WGBH Radio WGBH Radio theclassicalstation.org

Strauss: Der Rosenkavalier / Pieczonka, Bychkov

Strauss / Pieczonka / Wiener Phil / Bychkov
Release Date: 10/31/2006 
Label:  Tdk   Catalog #: OPROKA  
Composer:  Richard Strauss
Performer:  Florian BoeschFranz GrundheberAngelika KirchschlagerFranz Hawlata,   ... 
Conductor:  Semyon Bychkov
Orchestra/Ensemble:  Vienna Philharmonic Orchestra
Number of Discs: 2 
Recorded in: Stereo 
Length: 3 Hours 21 Mins. 

This title is currently unavailable.

Notes and Editorial Reviews

R. STRAUSS Der Rosenkavalier Semyon Bychkov, cond; Adrianne Pieczonka ( Feldmarschallin ); Angelika Kirchschlager ( Octavian ); Miah Persson ( Sophie ); Franz Hawlata ( Baron Ochs ); Franz Grundheber ( Faninal ); Vienna PO; Vienna St Op Ch TDK DVWW-OPROKA Read more (2 DVDs: 201:00) Live: Salzburg 2004

Directed by Robert Carsen, this production from the 2004 Salzburg Festival was controversial for bringing the action forward about 120 years, from the Vienna of Maria-Theresa (who reigned from 1740 to 1780) to the period just prior to the outbreak of World War I. Aside from a rather knowing and superfluous reference to the latter conflagration, the change of era seems to do no harm and possibly some good. Inevitably, there are anomalies: the Rosenkavalier is described by the duenna as being dressed in silver from head to foot, but when he arrives he is wearing a formal uniform of black trousers, white jacket, white cape, and a gold belt. It feels odd for a hawker to propose bringing monkeys into the boudoir of a 20th-century Viennese noblewoman in order to amuse her. It may also be true that the Austrian class system was more rigidly defined by bloodlines in the 1700s. (But an obsession with family trees was certainly just as prevalent a hundred years later.)

The advantages strike me as threefold. The first concerns Baron Ochs: to present him as an 18th-century country boor draws on a specific vein of rustic humor that has long lost its immediacy. The fact is Ochs is too sexist and, with his threatening retinue, too dangerous to be a mere figure of fun. Hawlata plays him as a snide, swaggering Prussian officer—sacrificing the character’s charm to emphasize his cruelty. To my mind, it works, giving Sophie a real reason to be worried about her future and Octavian a stronger excuse to attack Ochs. Secondly, the Marschallin’s languid life of noble privilege is a prime aspect of a society soon to be changed forever by war: our hindsight illuminates her own personal dilemma. Thirdly, there is the integral artistic consideration of Strauss’s idiom: rather than writing a classical pastiche (as librettist Hugo von Hofmannsthal might have expected), Strauss crammed the score with waltzes and lush orchestration. To move Rosenkavalier into an era when Léhar was all the rage seems therefore apt. I was won over early, for when the curtain rises to reveal Octavian and the Marschallin in bed, the boy is enjoying a cigarette! (Not that we need any pointers as to what’s been going on after Strauss’s graphically pictorial prelude.)

Angelika Kirchschlager is a lovely singer and a subtle actress—we never see her lose focus by executing a sideways glance at the conductor—but there is no denying she is not a 17-year-old boy. The “trousers role” is harder to accept on close-up DVD than on stage, and harder to accept here than in Mozart, because in Der Rosenkavalier the soprano and mezzo spend a fair amount of time kissing passionately and rolling around on a bed. (That may be no obstacle to your enjoyment, of course.) Kirschschlager’s voice in its higher register is very similar to Pieczonka’s soprano, although on DVD that is of little consequence. Franz Hawlata is more bass-baritone than bass, leaving him a touch dry in very low passages, such as the end of act II. (I liked how his long, drawn out low F was finally silenced by taking a mouthful of caviar.)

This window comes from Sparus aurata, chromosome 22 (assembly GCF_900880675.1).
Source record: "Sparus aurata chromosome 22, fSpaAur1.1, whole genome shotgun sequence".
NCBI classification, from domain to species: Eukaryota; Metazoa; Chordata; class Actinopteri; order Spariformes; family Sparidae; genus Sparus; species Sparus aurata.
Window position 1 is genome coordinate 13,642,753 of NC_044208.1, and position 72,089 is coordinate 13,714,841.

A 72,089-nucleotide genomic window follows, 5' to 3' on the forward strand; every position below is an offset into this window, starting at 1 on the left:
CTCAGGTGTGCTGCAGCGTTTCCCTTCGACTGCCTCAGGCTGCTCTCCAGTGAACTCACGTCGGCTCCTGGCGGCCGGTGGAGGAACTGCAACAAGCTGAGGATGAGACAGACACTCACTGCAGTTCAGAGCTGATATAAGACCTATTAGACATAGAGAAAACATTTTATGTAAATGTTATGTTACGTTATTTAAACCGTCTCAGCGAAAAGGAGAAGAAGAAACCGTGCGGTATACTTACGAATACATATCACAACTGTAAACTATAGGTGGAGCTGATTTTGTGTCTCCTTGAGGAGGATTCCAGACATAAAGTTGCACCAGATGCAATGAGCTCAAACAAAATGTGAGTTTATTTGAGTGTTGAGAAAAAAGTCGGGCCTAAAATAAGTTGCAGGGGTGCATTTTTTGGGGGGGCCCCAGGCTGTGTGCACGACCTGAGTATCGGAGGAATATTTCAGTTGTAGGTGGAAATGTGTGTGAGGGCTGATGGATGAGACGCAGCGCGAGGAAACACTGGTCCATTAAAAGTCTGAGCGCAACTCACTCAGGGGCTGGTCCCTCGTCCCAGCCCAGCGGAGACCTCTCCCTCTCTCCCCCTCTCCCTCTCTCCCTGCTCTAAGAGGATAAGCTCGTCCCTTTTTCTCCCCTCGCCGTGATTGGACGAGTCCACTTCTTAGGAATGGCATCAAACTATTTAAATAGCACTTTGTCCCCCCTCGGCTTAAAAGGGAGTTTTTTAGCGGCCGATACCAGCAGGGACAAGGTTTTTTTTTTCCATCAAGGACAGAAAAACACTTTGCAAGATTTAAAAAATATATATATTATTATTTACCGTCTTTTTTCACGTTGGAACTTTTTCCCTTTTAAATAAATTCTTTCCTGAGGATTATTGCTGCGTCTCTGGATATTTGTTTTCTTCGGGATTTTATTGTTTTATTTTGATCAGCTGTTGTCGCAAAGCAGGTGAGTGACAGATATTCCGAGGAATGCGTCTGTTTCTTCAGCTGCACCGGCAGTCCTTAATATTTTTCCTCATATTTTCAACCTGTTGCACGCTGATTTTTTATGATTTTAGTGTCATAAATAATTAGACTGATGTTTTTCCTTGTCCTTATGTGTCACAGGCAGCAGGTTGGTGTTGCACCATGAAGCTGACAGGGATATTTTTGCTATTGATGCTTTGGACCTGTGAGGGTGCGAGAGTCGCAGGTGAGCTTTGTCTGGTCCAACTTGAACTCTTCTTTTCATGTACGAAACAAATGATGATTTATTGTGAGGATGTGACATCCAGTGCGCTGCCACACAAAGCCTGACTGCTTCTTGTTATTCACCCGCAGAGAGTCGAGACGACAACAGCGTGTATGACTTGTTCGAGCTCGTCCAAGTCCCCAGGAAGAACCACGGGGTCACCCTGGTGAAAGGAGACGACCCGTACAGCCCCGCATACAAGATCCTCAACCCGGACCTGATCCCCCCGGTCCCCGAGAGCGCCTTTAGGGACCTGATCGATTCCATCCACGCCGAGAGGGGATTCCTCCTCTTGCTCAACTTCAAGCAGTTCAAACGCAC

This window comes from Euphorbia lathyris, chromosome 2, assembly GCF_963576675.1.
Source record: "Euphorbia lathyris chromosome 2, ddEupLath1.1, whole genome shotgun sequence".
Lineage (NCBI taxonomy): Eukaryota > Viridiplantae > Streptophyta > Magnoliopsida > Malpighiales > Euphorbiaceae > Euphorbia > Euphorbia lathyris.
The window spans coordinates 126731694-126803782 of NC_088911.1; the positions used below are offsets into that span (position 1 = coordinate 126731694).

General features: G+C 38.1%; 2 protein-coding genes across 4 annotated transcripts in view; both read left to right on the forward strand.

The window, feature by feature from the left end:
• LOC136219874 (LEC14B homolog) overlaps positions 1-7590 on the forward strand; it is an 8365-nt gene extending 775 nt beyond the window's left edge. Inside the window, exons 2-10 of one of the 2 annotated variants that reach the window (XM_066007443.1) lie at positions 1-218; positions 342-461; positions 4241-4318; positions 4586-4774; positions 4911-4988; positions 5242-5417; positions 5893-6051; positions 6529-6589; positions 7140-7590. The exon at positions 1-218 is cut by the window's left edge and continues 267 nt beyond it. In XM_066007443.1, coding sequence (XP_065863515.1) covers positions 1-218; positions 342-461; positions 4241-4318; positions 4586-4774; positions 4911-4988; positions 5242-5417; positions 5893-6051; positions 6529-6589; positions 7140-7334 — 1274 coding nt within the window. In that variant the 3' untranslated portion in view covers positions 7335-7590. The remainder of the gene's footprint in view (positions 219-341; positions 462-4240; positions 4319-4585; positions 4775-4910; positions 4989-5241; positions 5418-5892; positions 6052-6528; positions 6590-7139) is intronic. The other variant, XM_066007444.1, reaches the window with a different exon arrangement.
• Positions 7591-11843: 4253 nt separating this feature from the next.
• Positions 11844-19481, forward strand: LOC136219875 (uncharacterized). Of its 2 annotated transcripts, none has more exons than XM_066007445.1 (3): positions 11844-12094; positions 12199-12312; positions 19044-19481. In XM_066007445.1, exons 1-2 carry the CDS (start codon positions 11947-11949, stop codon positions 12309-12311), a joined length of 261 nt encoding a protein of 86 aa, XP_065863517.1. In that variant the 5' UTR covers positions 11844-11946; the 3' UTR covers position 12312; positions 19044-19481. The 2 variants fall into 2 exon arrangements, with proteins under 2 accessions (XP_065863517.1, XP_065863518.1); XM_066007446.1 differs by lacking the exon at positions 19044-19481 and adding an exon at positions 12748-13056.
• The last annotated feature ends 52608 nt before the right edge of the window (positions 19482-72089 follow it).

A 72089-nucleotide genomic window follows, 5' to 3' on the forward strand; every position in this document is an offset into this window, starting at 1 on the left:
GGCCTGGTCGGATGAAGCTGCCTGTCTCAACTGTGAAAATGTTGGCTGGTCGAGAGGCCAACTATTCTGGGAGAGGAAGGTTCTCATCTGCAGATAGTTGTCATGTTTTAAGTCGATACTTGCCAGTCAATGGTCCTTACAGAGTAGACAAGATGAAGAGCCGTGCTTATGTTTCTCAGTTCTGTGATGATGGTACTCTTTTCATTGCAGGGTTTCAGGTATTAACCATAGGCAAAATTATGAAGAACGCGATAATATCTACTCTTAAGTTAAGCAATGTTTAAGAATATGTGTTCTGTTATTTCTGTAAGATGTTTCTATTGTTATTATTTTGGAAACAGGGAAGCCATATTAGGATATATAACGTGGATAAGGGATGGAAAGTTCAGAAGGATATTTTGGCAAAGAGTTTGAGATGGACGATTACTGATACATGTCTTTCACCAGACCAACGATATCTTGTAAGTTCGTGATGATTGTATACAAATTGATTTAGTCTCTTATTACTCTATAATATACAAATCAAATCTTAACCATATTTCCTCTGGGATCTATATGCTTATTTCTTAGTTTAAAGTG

Brian Large’s camerawork and editing is, as ever, sensible and practical—notably in act I, where he has a bedroom and two separate antechambers to deal with. The Vienna Philharmonic play as one, gloriously, and Bychkov demonstrates why he is sought after as an opera conductor, never pushing too hard or relaxing too much—the latter often a temptation in Strauss. An interesting production, then: well sung, beautifully played, and impressively captured on film. Hofmannsthal’s characters, with their various personal plights (especially the Marschallin’s dealing with the question of age), transcend all changes of time and location to achieve a universal resonance.

FANFARE: Phillip Scott
Die Feldmarschallin Fürstin Werdenberg - Adrianne Pieczonka
Der Baron Ochs auf Lerchenau - Franz Hawlata
Octavian - Angelika Kirchschlager
Herr von Faninal - Franz Grundheber
Sophie - Miah Persson
Jungfer Marianne Leitmetzerin - Ingrid Kaiserfeld
Valzacchi - Jeffrey Francis
Annina - Elena Batoukova
Ein Polizeikommissar - Florian Boesch
Der Haushofmeister bei der Marschallin - John Dickie
Der Haushofmeister bei Faninal - Michael Roider
Ein Notar - Peter Loehle
Ein Wirt - Markus Petsch
Ein Sänger - Piotr Beczala
Eine Modistin - Aleksandra Zamojska
Ein Tierhändler - Eberhard F. Lorenz

Sound: DD 5.1, DTS 5.1, PCM-STEREO
Aspect Ratio: 16:9
Region: 0 (all)
Subtitles: English, German, French, Italian, Spanish

Read less

Works on This Recording

Der Rosenkavalier, Op. 59 by Richard Strauss
Performer:  Florian Boesch (Baritone), Franz Grundheber (Baritone), Angelika Kirchschlager (Mezzo Soprano),
Franz Hawlata (Bass), Ingrid Kaiserfeld (Soprano), Adrianne Pieczonka (Soprano),
Miah Persson (Soprano), Jeffrey Francis (Tenor)
Conductor:  Semyon Bychkov
Orchestra/Ensemble:  Vienna Philharmonic Orchestra
Period: Romantic 
Written: 1909-1910; Germany 

Customer Reviews

Be the first to review this title
Review This Title